In another case, an employee of a family-owned business told the owners her son was diagnosed with cancer. She asked for FMLA forms but, in lieu of leave, they formed a plan where she would receive full salary while working as much as she could during her son’s treatment. The owners claimed she had tearfully said she couldn’t afford unpaid leave. But she claimed she was discouraged from taking leave. While on the plan, she worked 5 to 25 hours per week, but she always had her work phone. At some point, the owners became upset and fired her for “lack of communication” during her remote, part-time work. She claimed the problem would not have arisen if she had clearly taken demarcated intermittent FMLA leave during which the employer couldn’t expect her to communicate. A federal court in North Carolina found the issue triable.

Although an employer should not expect an employee to work while on FMLA leave, some interactions are fine. For example, a federal court in Virginia dismissed the FMLA interference and retaliation claims of an employee who voluntarily checked in with his work team and answered questions while absent. It explained that “fielding occasional calls about one’s job while on leave is a professional courtesy that does not abrogate or interfere with the exercise of an employee’s FMLA rights.” Likewise, the Fourth Circuit recently explained that requiring an employee to attend a pre-disciplinary conference in an ongoing investigation into misconduct did not constitute forcing him to “work,” so his interference claim failed as a matter of law.

Don’t include FMLA leave when disciplining for absences. FMLA claims often involve adverse actions taken over absences that arguably qualified for FMLA protection. For example, an employee in Tennessee advanced her claims based on evidence that she repeatedly told a supervisor that many of her absences—for which she was ultimately fired—were caused by her irritable bowel syndrome. In another case, Boeing was denied summary judgment on claims under a Washington law that mirrors the FMLA due to evidence that FMLA-protected leave was included in its calculation of unexcused absences leading to an employee’s termination. And a court in Wisconsin rejected an employer’s argument that an employee fired for excessive absences (due to his partner’s terminal illness and the emotional needs of their children) could not recover because he failed to adhere to its policy for submitting a leave request. A jury could find his designation of the absences as FMLA leave was enough.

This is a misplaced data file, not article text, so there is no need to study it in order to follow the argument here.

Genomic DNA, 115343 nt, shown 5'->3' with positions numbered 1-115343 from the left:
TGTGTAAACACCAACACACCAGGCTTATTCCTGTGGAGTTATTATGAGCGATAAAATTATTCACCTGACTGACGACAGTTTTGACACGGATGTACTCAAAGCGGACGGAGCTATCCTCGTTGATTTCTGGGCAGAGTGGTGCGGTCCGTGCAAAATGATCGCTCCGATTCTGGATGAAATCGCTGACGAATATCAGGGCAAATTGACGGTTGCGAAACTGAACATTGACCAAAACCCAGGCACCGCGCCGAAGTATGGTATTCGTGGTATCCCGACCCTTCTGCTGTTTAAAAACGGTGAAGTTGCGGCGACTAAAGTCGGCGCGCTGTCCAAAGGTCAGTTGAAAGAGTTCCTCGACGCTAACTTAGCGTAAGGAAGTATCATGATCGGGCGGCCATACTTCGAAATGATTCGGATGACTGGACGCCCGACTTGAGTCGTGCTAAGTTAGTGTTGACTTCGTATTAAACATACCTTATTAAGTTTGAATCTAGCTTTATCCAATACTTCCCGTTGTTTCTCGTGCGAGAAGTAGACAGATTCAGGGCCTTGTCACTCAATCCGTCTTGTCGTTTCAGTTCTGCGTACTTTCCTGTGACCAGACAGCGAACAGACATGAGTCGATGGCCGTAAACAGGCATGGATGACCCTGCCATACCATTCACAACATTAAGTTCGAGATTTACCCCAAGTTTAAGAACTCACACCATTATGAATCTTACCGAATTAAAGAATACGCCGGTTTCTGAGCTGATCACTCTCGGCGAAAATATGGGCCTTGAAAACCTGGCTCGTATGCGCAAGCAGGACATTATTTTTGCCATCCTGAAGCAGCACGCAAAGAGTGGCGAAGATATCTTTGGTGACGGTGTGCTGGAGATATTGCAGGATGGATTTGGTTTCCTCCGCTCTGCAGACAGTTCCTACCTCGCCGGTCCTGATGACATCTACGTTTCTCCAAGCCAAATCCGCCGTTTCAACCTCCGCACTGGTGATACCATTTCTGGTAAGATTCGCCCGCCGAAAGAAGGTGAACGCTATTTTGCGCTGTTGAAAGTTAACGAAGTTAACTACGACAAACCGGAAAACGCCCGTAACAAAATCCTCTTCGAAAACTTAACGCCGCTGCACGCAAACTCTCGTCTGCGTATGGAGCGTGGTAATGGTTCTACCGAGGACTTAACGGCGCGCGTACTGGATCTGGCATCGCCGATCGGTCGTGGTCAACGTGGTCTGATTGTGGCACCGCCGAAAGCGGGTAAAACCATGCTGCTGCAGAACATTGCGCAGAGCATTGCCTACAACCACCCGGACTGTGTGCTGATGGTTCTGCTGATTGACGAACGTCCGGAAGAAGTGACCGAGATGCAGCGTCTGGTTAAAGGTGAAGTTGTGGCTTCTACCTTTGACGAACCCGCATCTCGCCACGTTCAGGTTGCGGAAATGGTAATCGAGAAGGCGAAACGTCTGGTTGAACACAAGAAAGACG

These cases suggest the erring on the side of caution is warranted when calculating the number of absences an employee has before imposing discipline for excessive absenteeism. At the very least, consider whether the employee arguably provided notice that some of the absences might qualify for FMLA protection.

Don’t let your irritation show. Obviously, you can’t fire someone for requesting FMLA leave. But employers can get in trouble for other actions that indicate less than good faith compliance with the FMLA, or worse, retaliation. In one case, an FMLA retaliation claim survived summary judgment based in part on a supervisor’s email telling others that she was “irked” because an employee took the full six weeks of medical leave approved (the employee originally thought she might need less). It didn’t help that in the same email chain, the supervisor said she wanted to counsel the employee immediately upon her return and was cautioned by an HR rep that the employee should not be reprimanded for taking medical leave—suggesting to a federal court in Illinois that the supervisor was doing just that.

In another case, a call center employee who had PTSD told his supervisor that sitting next to a coworker who was sexually harassing him exacerbated his symptoms. She refused to move him and later told him she was “tired of walking on eggshells around him because of his disability.” Two days later the employee requested FMLA forms and was directed to the company’s intranet. Before he submitted the forms, though, he was fired for allegedly taking excessive breaks and dropping calls, which he claimed was due to panic attacks. To a federal court in Washington, this was enough to state a claim for FMLA retaliation.

Good faith compliance. While these five mistakes stood out in a review of recent cases, there are, of course, many more ways to run afoul of the FMLA’s requirements. For example, Staples agreed to pay $275,000 to a furniture sales executive who was never notified of his FMLA rights when he needed to take leave to care for his critically ill wife—for two years he used personal leave and vacation days and worked remotely. To avoid these types of costly compliance errors, employers should make sure HR staff and supervisors are well-versed in the Act’s requirements, and have information and forms readily available for employees who may need them.

Indeed, the failure to ascertain the FMLA’s requirements and to act accordingly can lead, in some cases, to the imposition of additional liquidated damages. In one case, a federal court in Michigan explained that such an award is normal where an employer fails to show that its act or omission “was in good faith and that the employer had reasonable grounds for believing that the act or omission was not a violation” of the FMLA. In that case, the employer’s “cavalier manner” of handling FMLA obligations cost an additional $33,000.

Resources for employers who want to learn more about the FMLA are available online. A wealth of information is available on the Department of Labor’s website, which provides an overview of FMLA requirements and links to other resources, such as general guidance; posters; e-Tools; and fact sheets on how to calculate FMLA leave, rules for military family leave, and other topics.